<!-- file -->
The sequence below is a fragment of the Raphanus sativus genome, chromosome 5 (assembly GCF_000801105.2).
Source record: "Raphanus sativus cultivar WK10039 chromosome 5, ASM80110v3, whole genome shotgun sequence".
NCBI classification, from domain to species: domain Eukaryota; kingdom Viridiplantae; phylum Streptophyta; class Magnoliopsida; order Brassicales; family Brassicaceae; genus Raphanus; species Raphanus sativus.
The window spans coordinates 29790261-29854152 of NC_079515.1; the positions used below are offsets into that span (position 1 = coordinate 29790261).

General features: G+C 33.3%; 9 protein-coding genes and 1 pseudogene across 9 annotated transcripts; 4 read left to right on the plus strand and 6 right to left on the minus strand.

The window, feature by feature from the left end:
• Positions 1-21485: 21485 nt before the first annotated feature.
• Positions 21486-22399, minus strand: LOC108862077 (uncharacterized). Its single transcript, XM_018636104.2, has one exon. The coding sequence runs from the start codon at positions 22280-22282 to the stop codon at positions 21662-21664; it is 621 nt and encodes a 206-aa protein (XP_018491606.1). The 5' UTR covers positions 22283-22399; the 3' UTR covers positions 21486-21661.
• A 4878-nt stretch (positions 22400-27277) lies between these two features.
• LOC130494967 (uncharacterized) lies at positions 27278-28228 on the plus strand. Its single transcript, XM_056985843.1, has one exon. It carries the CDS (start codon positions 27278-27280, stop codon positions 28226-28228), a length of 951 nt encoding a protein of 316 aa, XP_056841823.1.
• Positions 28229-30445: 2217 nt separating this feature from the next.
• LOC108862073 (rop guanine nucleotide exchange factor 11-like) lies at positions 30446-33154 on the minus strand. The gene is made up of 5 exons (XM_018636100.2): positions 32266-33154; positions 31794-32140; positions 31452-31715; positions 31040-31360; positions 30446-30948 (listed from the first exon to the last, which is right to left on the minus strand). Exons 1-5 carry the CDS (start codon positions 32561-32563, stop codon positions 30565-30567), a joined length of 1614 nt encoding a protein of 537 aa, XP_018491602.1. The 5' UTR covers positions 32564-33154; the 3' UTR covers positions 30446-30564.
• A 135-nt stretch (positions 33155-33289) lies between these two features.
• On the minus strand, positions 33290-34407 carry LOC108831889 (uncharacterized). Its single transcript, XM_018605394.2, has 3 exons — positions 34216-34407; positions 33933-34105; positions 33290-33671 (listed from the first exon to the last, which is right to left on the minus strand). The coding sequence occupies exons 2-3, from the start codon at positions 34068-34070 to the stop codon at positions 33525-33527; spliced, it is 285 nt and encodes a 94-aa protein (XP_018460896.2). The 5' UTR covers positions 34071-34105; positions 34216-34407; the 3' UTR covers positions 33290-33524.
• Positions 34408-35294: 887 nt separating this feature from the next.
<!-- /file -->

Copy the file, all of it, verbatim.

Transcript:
The sequence below is a fragment of the Raphanus sativus genome, chromosome 5 (assembly GCF_000801105.2).
Source record: "Raphanus sativus cultivar WK10039 chromosome 5, ASM80110v3, whole genome shotgun sequence".
NCBI classification, from domain to species: domain Eukaryota; kingdom Viridiplantae; phylum Streptophyta; class Magnoliopsida; order Brassicales; family Brassicaceae; genus Raphanus; species Raphanus sativus.
The window spans coordinates 29790261-29854152 of NC_079515.1; the positions used below are offsets into that span (position 1 = coordinate 29790261).

General features: G+C 33.3%; 9 protein-coding genes and 1 pseudogene across 9 annotated transcripts; 4 read left to right on the plus strand and 6 right to left on the minus strand.

The window, feature by feature from the left end:
• Positions 1-21485: 21485 nt before the first annotated feature.
• Positions 21486-22399, minus strand: LOC108862077 (uncharacterized). Its single transcript, XM_018636104.2, has one exon. The coding sequence runs from the start codon at positions 22280-22282 to the stop codon at positions 21662-21664; it is 621 nt and encodes a 206-aa protein (XP_018491606.1). The 5' UTR covers positions 22283-22399; the 3' UTR covers positions 21486-21661.
• A 4878-nt stretch (positions 22400-27277) lies between these two features.
• LOC130494967 (uncharacterized) lies at positions 27278-28228 on the plus strand. Its single transcript, XM_056985843.1, has one exon. It carries the CDS (start codon positions 27278-27280, stop codon positions 28226-28228), a length of 951 nt encoding a protein of 316 aa, XP_056841823.1.
• Positions 28229-30445: 2217 nt separating this feature from the next.
• LOC108862073 (rop guanine nucleotide exchange factor 11-like) lies at positions 30446-33154 on the minus strand. The gene is made up of 5 exons (XM_018636100.2): positions 32266-33154; positions 31794-32140; positions 31452-31715; positions 31040-31360; positions 30446-30948 (listed from the first exon to the last, which is right to left on the minus strand). Exons 1-5 carry the CDS (start codon positions 32561-32563, stop codon positions 30565-30567), a joined length of 1614 nt encoding a protein of 537 aa, XP_018491602.1. The 5' UTR covers positions 32564-33154; the 3' UTR covers positions 30446-30564.
• A 135-nt stretch (positions 33155-33289) lies between these two features.
• On the minus strand, positions 33290-34407 carry LOC108831889 (uncharacterized). Its single transcript, XM_018605394.2, has 3 exons — positions 34216-34407; positions 33933-34105; positions 33290-33671 (listed from the first exon to the last, which is right to left on the minus strand). The coding sequence occupies exons 2-3, from the start codon at positions 34068-34070 to the stop codon at positions 33525-33527; spliced, it is 285 nt and encodes a 94-aa protein (XP_018460896.2). The 5' UTR covers positions 34071-34105; positions 34216-34407; the 3' UTR covers positions 33290-33524.
• Positions 34408-35294: 887 nt separating this feature from the next.